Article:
The end of the year can be a challenging time for many people. Anytime you mix family, alcohol and expectations you’re bound to have some disappointment.
Chances are you’re reading this because you want some inspiration and you have an intention to move through the holiday season in a different way this year. A better way for you.
Whether you’re alone and sad this year or over-scheduled and packed to the rafters, below are some practical tips and tools to help you sort out what’s really important to you this year.
Know your values
When making decisions, large or small, it’s helpful to start with your values. For example, if you value connection and vulnerability, maybe you choose the intimate dinner for four instead of the jam packed party for fifty. If you value time with family, perhaps you travel to see them over the holidays instead of taking a beach vacation alone.
When you start with your personal values, there is no right or wrong. You’re making decisions based on what is important to you. More crucial than that, you’re stopping to think about what actually is important to you. Sure, you may disappoint some people along the way, but at the end of the day, you have to be content with the decisions you make.
What are you grateful for? There is a ton of power in the simple act of thinking about what you’re grateful for. Gratitude is a type of mindfulness, and one of the main cornerstones of mindfulness is what we practice grows stronger. If you practice thinking about all the things that stress you out, those worries will grow stronger. If you practice thinking about the things that you’re grateful for, your empathy, patience and compassion will grow stronger.
This isn’t magic, its brain science. Neurologically your brain will change over time. The practice of mindfulness and gratitude is something that you can keep going well into the new year and beyond.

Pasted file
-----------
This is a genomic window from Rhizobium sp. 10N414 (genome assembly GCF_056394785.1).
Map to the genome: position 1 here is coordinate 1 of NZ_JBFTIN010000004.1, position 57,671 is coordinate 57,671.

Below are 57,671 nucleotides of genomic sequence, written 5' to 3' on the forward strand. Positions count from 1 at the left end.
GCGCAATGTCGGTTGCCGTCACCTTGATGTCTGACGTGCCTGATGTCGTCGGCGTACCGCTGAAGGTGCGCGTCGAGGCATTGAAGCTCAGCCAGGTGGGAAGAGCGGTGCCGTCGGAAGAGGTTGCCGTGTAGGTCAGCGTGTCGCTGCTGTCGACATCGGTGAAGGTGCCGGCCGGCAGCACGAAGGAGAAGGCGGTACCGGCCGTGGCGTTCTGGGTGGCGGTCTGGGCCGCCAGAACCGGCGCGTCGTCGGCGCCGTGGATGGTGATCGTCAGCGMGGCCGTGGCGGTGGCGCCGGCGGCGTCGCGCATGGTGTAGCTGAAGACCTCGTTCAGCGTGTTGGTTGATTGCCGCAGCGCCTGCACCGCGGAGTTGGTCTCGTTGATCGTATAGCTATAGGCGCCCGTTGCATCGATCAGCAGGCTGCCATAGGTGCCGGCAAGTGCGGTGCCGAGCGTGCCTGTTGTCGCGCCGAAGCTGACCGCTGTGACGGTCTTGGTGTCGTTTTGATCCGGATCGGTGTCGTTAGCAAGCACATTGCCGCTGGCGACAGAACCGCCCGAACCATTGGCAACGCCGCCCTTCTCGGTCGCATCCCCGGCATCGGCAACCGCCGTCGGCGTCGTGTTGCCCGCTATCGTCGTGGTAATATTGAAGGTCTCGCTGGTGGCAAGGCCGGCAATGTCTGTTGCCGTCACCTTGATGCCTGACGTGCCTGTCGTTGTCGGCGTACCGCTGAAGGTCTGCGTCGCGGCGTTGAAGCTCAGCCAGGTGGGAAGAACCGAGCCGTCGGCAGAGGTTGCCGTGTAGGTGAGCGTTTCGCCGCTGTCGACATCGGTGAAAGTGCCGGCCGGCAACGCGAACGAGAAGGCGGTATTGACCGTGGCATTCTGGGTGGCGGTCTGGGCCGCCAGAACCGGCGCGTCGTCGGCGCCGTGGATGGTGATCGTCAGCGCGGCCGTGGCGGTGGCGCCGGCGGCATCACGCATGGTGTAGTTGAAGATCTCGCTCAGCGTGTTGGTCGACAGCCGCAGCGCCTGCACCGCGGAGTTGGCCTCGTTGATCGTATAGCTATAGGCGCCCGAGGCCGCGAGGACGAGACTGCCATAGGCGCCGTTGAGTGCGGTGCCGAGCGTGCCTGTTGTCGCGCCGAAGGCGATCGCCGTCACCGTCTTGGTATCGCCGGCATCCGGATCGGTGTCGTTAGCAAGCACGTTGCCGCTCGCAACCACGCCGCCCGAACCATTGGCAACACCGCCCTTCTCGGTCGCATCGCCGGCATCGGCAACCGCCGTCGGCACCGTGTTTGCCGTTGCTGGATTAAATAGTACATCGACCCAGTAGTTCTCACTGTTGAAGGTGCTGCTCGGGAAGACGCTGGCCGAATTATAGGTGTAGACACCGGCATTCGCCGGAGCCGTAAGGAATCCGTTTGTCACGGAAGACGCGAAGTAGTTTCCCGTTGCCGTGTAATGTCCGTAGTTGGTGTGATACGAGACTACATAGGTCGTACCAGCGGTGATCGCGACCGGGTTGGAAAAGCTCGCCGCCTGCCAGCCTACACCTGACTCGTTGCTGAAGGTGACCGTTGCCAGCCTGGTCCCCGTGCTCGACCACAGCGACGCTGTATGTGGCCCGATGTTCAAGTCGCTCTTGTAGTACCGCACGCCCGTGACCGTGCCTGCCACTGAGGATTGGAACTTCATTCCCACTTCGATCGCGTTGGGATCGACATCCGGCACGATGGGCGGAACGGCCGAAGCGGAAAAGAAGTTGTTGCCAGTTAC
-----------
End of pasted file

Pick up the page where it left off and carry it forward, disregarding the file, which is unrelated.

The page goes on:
Be yourself. We’ve all heard that platitude before but it took me years of self examination and some hardship to really take those words to heart. Especially for those of us in the LGBTQ community, we’ve learned how to hide parts of ourselves from the world. When you get good at hiding, it can be hard to know who you really are at your core.
This holiday season and beyond, be yourself. If you don’t want to go ice skating with friends, don’t do it. If you are anxious in social situations, don’t over drink to fit in. Know your limits and leave when you’ve had enough. You’re important and your wants, needs and limits should be respected. Especially by you!
It’s been a hard year. There’s been a lot happening in the world and I’m sure you’ve had some difficulties personally over the last twelve months. If you’re depressed, anxious or scared about the future it can be hard to have hope.
What are you looking forward to in the New Year? Are there any dreams or fantasies you have about what you’d like to accomplish or work towards for yourself next year? Focus on the here and now, but if you’re not happy with where you are, put a goal post a few months out. Make a clear, simple and achievable goal for yourself. That will give you something to plan and aim for as you enter the next year.
It is crucial that you take care of yourself all year, but especially over the holidays. Here are some gentle self-care reminders for this holiday season.
Take some time for yourself. While there can be a pressure to spend every moment together during the holiday season, carve out some time for yourself. Take a walk. Go for a run. Read a book. One of worst things that you can do is ignore your own feelings and take one for the team. You have to put on your own oxygen mask before you can help someone else.
Try not to drink too much. This is easier said than done for some of us. However, the mix of over indulging in alcohol and tense family dynamics can be explosive. Use a harm reduction technique like counting your drinks to make sure you don’t go over the edge.
Give back to others. Volunteering can be self-care and it has the added bonus of helping others along the way. A 2013 study released by UnitedHealth Group and the Optum Institute found that up to 76% of people who volunteered to help others reported better physical and mental health as a result.
Where to volunteer in San Francisco
Below are just a few of the many options for places to give back your time in San Francisco.
A wonderful resource in San Francisco that has a number of volunteer opportunities available. Their mission “is to create a radically inclusive, just and loving community mobilized to alleviate suffering and break the cycles of poverty and marginalization.” You can easily sign up to help serve a meal or assist those in need in other ways.
JFCS is a community organization that offers assistance to the community on a variety of fronts. There are a number of volunteer opportunities that exist ranging from office help to visiting with senior citizens in need.
Is an organization that provides essential services to San Franciscans living in poverty. They have many different opportunities for volunteering including serving trays to guests in the Dining Room, sorting clothing donations, teaching classes in the Tech Lab, and administrative assistance to name a few.